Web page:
Where you live may help predict risk of early death from heart disease

November 07, 1999

ATLANTA, Nov. 8 -- The state in which you live may help predict your risk of early death from heart disease, according to research being presented today at the American Heart Association Scientific Sessions.

Researchers have found striking variations in heart disease rates throughout the U.S. The study looked at 1994 death rates from heart disease in young men between the ages of 35 and 44. The study group is the first comprised entirely of male baby boomers born after World War II.

"The reason we were interested in this specific group of men is because we believe that lifestyle is a major factor in early death from heart disease," says lead researcher Akira Sekikawa, M.D., Ph.D, an epidemiologist at the University of Pittsburgh School of Public Health.

Genes can play a role in increasing an individual's risk of premature cardiac death. But the study looks at populations, so the effects of genetics on this age group would be the same across the population. Thus, any regional variation observed would be due to other factors such as lifestyle. Furthermore, researchers say that most deaths in this age group are sudden deaths that occur outside of a hospital. "This also suggests that these deaths are due to lifestyle rather than medical care, says Sekikawa. "If we could learn how lifestyle contributed to these deaths we could better target programs aimed at preventing early death from heart disease."

Not surprisingly, researchers found that states with the highest rates of cigarette smoking -- Kentucky and Tennessee -- also had the highest rates of heart disease deaths. The researchers say that if cigarette smoking declined in those states the number of early deaths from heart disease would also decline.

The researchers also found that male residents of some states have five times the risk of dying young from heart disease compared to other states. And their analysis also challenges some common ideas about high-risk groups. "The general perception is that death rates are much higher in African Americans males compared to Caucasians," Sekikawa says. "But we found considerable variation from state to state. For example, in 1994, African Americans in Mississippi, ages 35 to 44, had a death rate of 89 per 100,000. In New Jersey, the death rate for that group was 28 per 100,000, a rate very similar to that of Caucasians in that state -- 26 per 100,000."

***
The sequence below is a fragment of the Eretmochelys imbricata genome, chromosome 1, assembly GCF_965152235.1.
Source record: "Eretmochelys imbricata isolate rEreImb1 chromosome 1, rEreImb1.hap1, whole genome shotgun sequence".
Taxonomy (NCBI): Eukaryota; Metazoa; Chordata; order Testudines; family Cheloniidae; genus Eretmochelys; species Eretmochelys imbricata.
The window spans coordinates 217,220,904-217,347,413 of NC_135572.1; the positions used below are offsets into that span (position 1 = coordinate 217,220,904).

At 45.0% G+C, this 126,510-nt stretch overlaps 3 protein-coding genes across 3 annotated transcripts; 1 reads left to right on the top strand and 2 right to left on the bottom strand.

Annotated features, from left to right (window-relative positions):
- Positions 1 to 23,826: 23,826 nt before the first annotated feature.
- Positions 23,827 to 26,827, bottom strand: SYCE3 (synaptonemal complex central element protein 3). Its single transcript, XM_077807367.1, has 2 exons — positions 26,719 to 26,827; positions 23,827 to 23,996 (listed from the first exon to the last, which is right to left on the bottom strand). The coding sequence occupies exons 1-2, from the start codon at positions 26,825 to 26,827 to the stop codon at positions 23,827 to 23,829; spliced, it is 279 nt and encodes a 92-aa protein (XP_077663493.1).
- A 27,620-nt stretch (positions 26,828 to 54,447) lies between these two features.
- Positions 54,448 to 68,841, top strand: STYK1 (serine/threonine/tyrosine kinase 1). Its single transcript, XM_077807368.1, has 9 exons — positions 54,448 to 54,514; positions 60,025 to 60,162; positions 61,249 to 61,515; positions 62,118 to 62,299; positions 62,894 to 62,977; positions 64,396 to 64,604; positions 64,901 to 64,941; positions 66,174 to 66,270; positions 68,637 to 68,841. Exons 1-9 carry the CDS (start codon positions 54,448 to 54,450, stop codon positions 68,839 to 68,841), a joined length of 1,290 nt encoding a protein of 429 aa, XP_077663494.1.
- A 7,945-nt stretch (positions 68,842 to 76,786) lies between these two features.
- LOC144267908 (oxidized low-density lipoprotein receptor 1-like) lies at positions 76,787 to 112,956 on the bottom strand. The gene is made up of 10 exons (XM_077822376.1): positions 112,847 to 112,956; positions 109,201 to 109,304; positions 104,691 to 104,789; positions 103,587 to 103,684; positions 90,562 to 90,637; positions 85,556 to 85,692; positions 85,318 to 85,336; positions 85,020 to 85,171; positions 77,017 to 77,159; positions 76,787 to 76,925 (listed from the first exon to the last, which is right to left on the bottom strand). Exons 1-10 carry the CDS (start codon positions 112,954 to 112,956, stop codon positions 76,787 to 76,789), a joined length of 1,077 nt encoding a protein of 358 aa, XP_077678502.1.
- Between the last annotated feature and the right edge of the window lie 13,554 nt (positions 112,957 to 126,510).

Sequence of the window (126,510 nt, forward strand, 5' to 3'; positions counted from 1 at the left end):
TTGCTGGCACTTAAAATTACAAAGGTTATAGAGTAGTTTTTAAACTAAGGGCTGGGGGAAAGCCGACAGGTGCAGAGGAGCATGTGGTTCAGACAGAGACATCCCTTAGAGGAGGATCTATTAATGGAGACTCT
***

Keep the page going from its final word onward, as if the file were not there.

The regional differences were seen in the death rates for Caucasians. In Tennessee, Caucasian males had a death rate of 47 per 100,000, compared to a rate of 18 per 100,000 for Kansas -- the state with the lowest heart disease death rate.

The researchers also found a link between educational levels and the risk of early death from heart disease. States with the highest number of men who did not graduate from high school also had the highest mortality rates, whereas the states with the most male high school graduates had the lowest mortality rates. "We found dramatic differences among the states with regard to early death from heart disease," says study co-author Lewis H. Kuller, M.D., Ph.D, professor and chairman of epidemiology at the University of Pittsburgh School of Public Health. "In the United States, heart disease deaths are strongly associated with both cigarette smoking and, to a lesser degree, with educational level. These tremendous differences throughout the U.S. are due to the differences in lifestyles.

"These differences tell us a great deal about a huge public health problem -- the inequality of heart disease in this country," says Kuller.
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Media advisory: Dr. Sekikawa can be reached by email at akira@pitt.edu . Dr. Kuller can be reached by phone at (412) 624-2607(Please do not publish numbers or email.)

American Heart Association

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